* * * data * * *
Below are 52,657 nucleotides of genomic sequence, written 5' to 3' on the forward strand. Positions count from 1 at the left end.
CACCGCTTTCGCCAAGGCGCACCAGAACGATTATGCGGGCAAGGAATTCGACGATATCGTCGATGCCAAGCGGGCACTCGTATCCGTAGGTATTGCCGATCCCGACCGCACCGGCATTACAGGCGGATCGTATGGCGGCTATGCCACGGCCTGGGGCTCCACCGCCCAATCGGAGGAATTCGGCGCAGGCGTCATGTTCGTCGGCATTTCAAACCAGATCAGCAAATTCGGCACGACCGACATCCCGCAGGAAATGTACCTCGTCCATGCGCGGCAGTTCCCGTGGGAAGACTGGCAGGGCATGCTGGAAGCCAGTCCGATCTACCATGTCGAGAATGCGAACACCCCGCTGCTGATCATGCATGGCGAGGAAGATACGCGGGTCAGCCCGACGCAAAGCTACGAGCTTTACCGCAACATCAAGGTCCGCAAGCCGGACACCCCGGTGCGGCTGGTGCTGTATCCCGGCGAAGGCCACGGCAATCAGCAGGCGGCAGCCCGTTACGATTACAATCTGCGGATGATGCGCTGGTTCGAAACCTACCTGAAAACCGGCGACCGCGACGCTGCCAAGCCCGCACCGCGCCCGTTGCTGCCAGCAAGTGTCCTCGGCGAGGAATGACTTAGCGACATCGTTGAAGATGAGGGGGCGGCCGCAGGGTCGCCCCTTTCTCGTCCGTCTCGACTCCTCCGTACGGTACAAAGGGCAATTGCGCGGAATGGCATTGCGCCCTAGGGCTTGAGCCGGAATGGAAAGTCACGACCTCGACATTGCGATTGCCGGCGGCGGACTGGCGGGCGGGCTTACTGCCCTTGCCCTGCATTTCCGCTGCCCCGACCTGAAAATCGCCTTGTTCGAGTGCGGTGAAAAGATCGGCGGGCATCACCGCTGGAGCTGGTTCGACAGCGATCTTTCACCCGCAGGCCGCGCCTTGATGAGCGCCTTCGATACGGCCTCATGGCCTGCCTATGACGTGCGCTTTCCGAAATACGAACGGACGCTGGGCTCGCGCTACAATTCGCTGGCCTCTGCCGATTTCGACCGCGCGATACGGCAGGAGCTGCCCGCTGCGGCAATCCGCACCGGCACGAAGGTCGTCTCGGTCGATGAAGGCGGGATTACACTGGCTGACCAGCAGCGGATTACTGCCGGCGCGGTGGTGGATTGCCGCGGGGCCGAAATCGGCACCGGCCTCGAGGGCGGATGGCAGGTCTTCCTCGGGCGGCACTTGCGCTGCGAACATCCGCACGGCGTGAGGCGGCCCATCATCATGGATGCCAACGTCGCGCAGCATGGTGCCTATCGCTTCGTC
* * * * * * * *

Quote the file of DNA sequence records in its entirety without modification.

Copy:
Below are 52,657 nucleotides of genomic sequence, written 5' to 3' on the forward strand. Positions count from 1 at the left end.
CACCGCTTTCGCCAAGGCGCACCAGAACGATTATGCGGGCAAGGAATTCGACGATATCGTCGATGCCAAGCGGGCACTCGTATCCGTAGGTATTGCCGATCCCGACCGCACCGGCATTACAGGCGGATCGTATGGCGGCTATGCCACGGCCTGGGGCTCCACCGCCCAATCGGAGGAATTCGGCGCAGGCGTCATGTTCGTCGGCATTTCAAACCAGATCAGCAAATTCGGCACGACCGACATCCCGCAGGAAATGTACCTCGTCCATGCGCGGCAGTTCCCGTGGGAAGACTGGCAGGGCATGCTGGAAGCCAGTCCGATCTACCATGTCGAGAATGCGAACACCCCGCTGCTGATCATGCATGGCGAGGAAGATACGCGGGTCAGCCCGACGCAAAGCTACGAGCTTTACCGCAACATCAAGGTCCGCAAGCCGGACACCCCGGTGCGGCTGGTGCTGTATCCCGGCGAAGGCCACGGCAATCAGCAGGCGGCAGCCCGTTACGATTACAATCTGCGGATGATGCGCTGGTTCGAAACCTACCTGAAAACCGGCGACCGCGACGCTGCCAAGCCCGCACCGCGCCCGTTGCTGCCAGCAAGTGTCCTCGGCGAGGAATGACTTAGCGACATCGTTGAAGATGAGGGGGCGGCCGCAGGGTCGCCCCTTTCTCGTCCGTCTCGACTCCTCCGTACGGTACAAAGGGCAATTGCGCGGAATGGCATTGCGCCCTAGGGCTTGAGCCGGAATGGAAAGTCACGACCTCGACATTGCGATTGCCGGCGGCGGACTGGCGGGCGGGCTTACTGCCCTTGCCCTGCATTTCCGCTGCCCCGACCTGAAAATCGCCTTGTTCGAGTGCGGTGAAAAGATCGGCGGGCATCACCGCTGGAGCTGGTTCGACAGCGATCTTTCACCCGCAGGCCGCGCCTTGATGAGCGCCTTCGATACGGCCTCATGGCCTGCCTATGACGTGCGCTTTCCGAAATACGAACGGACGCTGGGCTCGCGCTACAATTCGCTGGCCTCTGCCGATTTCGACCGCGCGATACGGCAGGAGCTGCCCGCTGCGGCAATCCGCACCGGCACGAAGGTCGTCTCGGTCGATGAAGGCGGGATTACACTGGCTGACCAGCAGCGGATTACTGCCGGCGCGGTGGTGGATTGCCGCGGGGCCGAAATCGGCACCGGCCTCGAGGGCGGATGGCAGGTCTTCCTCGGGCGGCACTTGCGCTGCGAACATCCGCACGGCGTGAGGCGGCCCATCATCATGGATGCCAACGTCGCGCAGCATGGTGCCTATCGCTTCGTC